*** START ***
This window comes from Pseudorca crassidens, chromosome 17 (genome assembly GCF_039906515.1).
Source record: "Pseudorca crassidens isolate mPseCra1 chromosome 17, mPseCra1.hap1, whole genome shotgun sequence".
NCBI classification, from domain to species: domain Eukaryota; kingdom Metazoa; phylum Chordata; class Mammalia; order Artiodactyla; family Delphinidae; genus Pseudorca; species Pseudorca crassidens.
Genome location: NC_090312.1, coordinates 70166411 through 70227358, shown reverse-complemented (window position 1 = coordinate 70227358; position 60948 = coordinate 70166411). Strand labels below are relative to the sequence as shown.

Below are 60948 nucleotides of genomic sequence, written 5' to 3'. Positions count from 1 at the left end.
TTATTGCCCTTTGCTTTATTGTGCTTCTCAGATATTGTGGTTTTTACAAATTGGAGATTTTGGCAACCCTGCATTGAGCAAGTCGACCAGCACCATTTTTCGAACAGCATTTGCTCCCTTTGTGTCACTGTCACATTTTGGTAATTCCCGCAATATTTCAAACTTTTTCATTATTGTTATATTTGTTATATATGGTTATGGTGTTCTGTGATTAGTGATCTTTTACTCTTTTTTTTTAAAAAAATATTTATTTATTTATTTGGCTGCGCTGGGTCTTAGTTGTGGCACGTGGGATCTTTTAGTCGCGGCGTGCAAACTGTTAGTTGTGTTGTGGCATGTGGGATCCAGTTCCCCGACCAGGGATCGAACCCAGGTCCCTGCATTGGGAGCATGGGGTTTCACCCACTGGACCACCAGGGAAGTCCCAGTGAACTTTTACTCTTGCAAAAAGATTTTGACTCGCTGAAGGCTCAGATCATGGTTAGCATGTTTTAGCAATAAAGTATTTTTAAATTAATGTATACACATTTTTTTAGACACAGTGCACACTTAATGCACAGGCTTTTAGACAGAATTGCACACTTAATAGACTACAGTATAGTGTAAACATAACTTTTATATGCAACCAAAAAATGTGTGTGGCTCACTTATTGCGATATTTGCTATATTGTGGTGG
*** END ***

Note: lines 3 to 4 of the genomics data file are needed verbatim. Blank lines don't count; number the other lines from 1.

NCBI classification, from domain to species: domain Eukaryota; kingdom Metazoa; phylum Chordata; class Mammalia; order Artiodactyla; family Delphinidae; genus Pseudorca; species Pseudorca crassidens.
Genome location: NC_090312.1, coordinates 70166411 through 70227358, shown reverse-complemented (window position 1 = coordinate 70227358; position 60948 = coordinate 70166411). Strand labels below are relative to the sequence as shown.